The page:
Why is there such incessant talk of a 'changing media landscape' and an attendant nostalgia for brighter days long-gone? It is so rife that one might be forgiven for thinking that, figuratively speaking, where once there was an unspoilt rural idyll, now there are simply ripped-up hedges and acres of tarmac, laid down one weekend by a group of travellers with JCBs.
Such is the potency of these three words that they conjure up images of a perfect old order usurped from its pride of place - like a treasured Turner masterpiece, ripped from its hanging place in a gallery, before being swiped, defaced and found dumped in a skip. All that is left of its former incarnation is the dusty outline of a frame on a wall - sad, but perhaps ultimately a sign of the nasty times in which we live.
The 'changing landscape' line is an emotive (and now hackneyed) one; no wonder, then, that lazy media practitioners love to trot it out, usually in hushed tones, to explain away current shortcomings against past performance.
Much like a ruined painting or disappearing meadows, there is a resigned acceptance of the outcome - all was good before, but now something unforeseen has happened for which no one could have prepared. But that's really not good enough.
The media industry has never been preserved in aspic; change has always been apparent. So to pin the blame on some external and, ostensibly, uncontrollable force is as good as admitting that those within the media industry had no idea of what was happening outside it, let alone the confidence to deal with or influence it.
ITV chief executive Adam Crozier, who, having been a change agent so many times in the past, really should know better, was the most recent exponent of this view at the presentation of the broadcaster's better- than-expected results.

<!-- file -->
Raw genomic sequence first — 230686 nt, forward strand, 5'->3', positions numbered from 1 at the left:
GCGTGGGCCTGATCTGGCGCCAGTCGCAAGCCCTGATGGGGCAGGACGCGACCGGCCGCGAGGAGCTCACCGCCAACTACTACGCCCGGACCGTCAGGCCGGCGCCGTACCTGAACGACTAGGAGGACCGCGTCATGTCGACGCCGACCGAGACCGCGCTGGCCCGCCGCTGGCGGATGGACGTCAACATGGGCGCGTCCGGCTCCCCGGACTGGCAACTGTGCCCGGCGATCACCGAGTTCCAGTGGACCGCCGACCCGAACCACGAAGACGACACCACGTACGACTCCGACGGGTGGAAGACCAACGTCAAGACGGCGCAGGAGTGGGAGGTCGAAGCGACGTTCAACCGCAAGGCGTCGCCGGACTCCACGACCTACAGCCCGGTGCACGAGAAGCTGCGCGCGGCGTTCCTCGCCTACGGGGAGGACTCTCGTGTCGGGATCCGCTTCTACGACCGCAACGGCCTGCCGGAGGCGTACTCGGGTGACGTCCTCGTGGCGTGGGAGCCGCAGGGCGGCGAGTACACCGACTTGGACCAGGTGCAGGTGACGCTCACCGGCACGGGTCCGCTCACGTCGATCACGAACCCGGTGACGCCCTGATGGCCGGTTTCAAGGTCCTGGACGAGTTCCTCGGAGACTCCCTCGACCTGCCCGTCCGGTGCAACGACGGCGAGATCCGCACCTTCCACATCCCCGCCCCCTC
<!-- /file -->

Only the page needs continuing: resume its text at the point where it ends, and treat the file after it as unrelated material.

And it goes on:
In fact, he even contradicted him- self when he stated that the television market has 'changed beyond recognition' but added the qualifying statement that 'audiences continue to fragment'.
It was always thus, even within the parochial world of ITV, and that's what makes media exciting and challenging for advertisers to understand and keep up with.
More importantly, it is the job of people such as Crozier to study the geomorphology and ensure that they change along with the corresponding alterations to media's contours.
ITV is not the only entity guilty of playing the 'changing media landscape' card; other broadcasters, publishers and, more worryingly, media agencies use the excuse too.
Given that advertisers pay agencies to advise them on future trends, rounding on change as if it is an unforeseen act of God is not acceptable.
It's a hand-wringing trick played by old media companies, wedded to old ways of working. They now look so dangerously behind what is going on in the real world that whatever their attempts to redress the balance, they will never catch up.
So the next time your agency shrugs its shoulders, looks sadly to the skies and blames the 'changing media landscape', or a media owner attributes its poor performance to this, just stop and ask them exactly what they mean.
In reality, the answer is likely to be that they don't know, either because they are ill-equipped for change, guilty of a lack of vision, suffer from poor management or, most probably, all of the above.
- Jeremy Lee is associate editor of Marketing. Read his blog at marketingmagazine.co.uk
30 SECONDS ON ... ITV strategy
- The broadcaster is to launch ITV1+1 in January 2011, following the successful launch of ITV1 HD in April.
- It is also entering the pay-TV fray, after agreeing a deal with Sky to take ITV2, 3 and 4 HD onto the satellite broadcaster's platform.
- ITV1 HD is already available on Sky, as well as on Freesat, Freeview and Virgin. ITV2 HD will launch in October, with ITV3 HD and ITV4 HD launching shortly afterwards.
- Following a review of GMTV, the early-morning programme will be relaunched as Daybreak in September 2010.
- The replacement show will be hosted by new signings and former The One Show hosts Adrian Chiles and Christine Bleakley.
- The ITV1 network programme budget will be held below £800m in 2011 and 2012, a reduction on the current year's £820m forecast.
- The broadcaster has set up an investment fund of £75m that will be allocated to online developments, including content and digital channels, over the next three years.